The Adventures of Reddy Fox by Thornton W. Burgess
XXIV. Granny and Reddy Have To Move
"I don't want to move," whined Reddy Fox. "I'm too sore to walk."
Old Granny Fox gave him a shove. "You go along and do as I say!" she snapped. "If you had minded me, we wouldn't have to move. It's all your own fault. The wonder is that you weren't killed when you poked your head out right in front of Farmer Brown's boy. Now that he knows where we live, he will give us no peace. Move along lively now! This is the best home I have ever had, and now I've got to leave it. Oh dear! Oh dear!"
Reddy Fox hobbled along up the long hall and out the front door. He was walking on three legs, and at every step he made a face because, you know, it hurt so to walk.
The little stars, looking down from the sky, saw Reddy Fox limp out the door of the house he had lived in so long, and right behind him came old Granny Fox. Granny sighed and wiped away a tear, as she said good-by to her old home. Reddy Fox was thinking too much of his own troubles to notice how badly Granny Fox was feeling. Every few steps he had to sit down and rest because it hurt him so to walk.
"I don't see the use of moving tonight, anyway. It would be a lot easier and pleasanter when the sun is shining. This night air makes me so stiff that I know I never will get over it," grumbled Reddy Fox.
Old Granny Fox listened to him for a while, and then she lost patience. Yes, Sir, Granny Fox lost patience. She boxed Reddy Fox first on one ear and then on the other. Reddy began to snivel.
"Stop that!" said Granny Fox sharply. "Do you want all the neighbors to know that we have got to move? They'll find it out soon enough. Now come along without any more fuss. If you don't, I'll just go off and leave you to shift for yourself. Then how will you get anything to eat?"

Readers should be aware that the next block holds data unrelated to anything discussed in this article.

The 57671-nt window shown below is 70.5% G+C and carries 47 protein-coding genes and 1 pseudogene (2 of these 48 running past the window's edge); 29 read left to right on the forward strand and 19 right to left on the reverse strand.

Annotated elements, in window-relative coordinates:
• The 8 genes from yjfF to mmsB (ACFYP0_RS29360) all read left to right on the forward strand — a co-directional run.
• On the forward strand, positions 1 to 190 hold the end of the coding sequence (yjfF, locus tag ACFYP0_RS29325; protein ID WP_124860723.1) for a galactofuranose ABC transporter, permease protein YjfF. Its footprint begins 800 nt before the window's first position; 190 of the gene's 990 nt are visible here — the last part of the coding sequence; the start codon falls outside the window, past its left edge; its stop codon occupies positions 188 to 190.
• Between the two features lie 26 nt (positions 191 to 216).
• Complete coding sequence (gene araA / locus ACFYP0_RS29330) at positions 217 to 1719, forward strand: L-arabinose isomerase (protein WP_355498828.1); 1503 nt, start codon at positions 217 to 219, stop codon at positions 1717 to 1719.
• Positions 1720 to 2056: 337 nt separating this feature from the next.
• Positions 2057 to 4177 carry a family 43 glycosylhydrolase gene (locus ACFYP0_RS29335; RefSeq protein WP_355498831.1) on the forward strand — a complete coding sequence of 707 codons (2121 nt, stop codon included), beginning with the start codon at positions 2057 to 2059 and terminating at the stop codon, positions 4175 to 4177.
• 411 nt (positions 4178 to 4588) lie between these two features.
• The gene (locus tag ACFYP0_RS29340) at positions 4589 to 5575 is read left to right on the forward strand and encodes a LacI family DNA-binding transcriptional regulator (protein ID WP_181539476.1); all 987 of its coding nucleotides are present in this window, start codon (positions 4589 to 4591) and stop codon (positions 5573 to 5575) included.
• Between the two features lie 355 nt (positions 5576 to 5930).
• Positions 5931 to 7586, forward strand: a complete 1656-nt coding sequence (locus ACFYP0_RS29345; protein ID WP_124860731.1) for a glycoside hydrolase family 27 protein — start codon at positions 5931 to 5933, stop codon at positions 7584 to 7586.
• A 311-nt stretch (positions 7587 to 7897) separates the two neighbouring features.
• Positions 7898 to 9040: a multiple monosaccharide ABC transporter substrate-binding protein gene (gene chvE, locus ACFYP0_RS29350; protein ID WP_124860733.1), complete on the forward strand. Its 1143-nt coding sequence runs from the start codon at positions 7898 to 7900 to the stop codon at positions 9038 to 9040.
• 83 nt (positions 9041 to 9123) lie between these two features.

Reddy Fox wiped his eyes on his coat sleeve and hobbled along as best he could. Granny Fox would run a little way ahead to see that the way was safe and then come back for Reddy. Poor Reddy. He did his best not to complain, but it was such hard work. And somehow Reddy Fox didn't believe that it was at all necessary. He had been terribly frightened when he had disobeyed Granny Fox that afternoon and put his head out the door, only to look right into the freckled face of Farmer Brown's boy. He had ducked back out of sight again too quickly for Farmer Brown's boy to shoot, and now he couldn't see why old Granny Fox wanted to move that very night.
"She's getting old. She's getting old and timid and fussy," muttered Reddy Fox, as he hobbled along behind her.
It seemed to Reddy as if they had walked miles and miles. He really thought that they had been walking nearly all night when old Granny Fox stopped in front of the worst-looking old fox house Reddy had ever seen.
"Here we are!" said she.
"What! Are we going to live in that thing?" cried Reddy. "It isn't fit for any respectable fox to put his nose into."
"It is where I was born!" snapped old Granny Fox. "If you want to keep out of harm's way, don't go to putting on airs now.
"Who scorns the simple things of life And tilts his nose at all he sees, Is almost sure to feel the knife Of want cut through his pleasant ease.
"Now don't let me hear another word from you, but get inside at once!"
Reddy Fox didn't quite understand all Granny Fox said, but he knew when she was to be obeyed, and so he crawled gingerly through the broken-down doorway.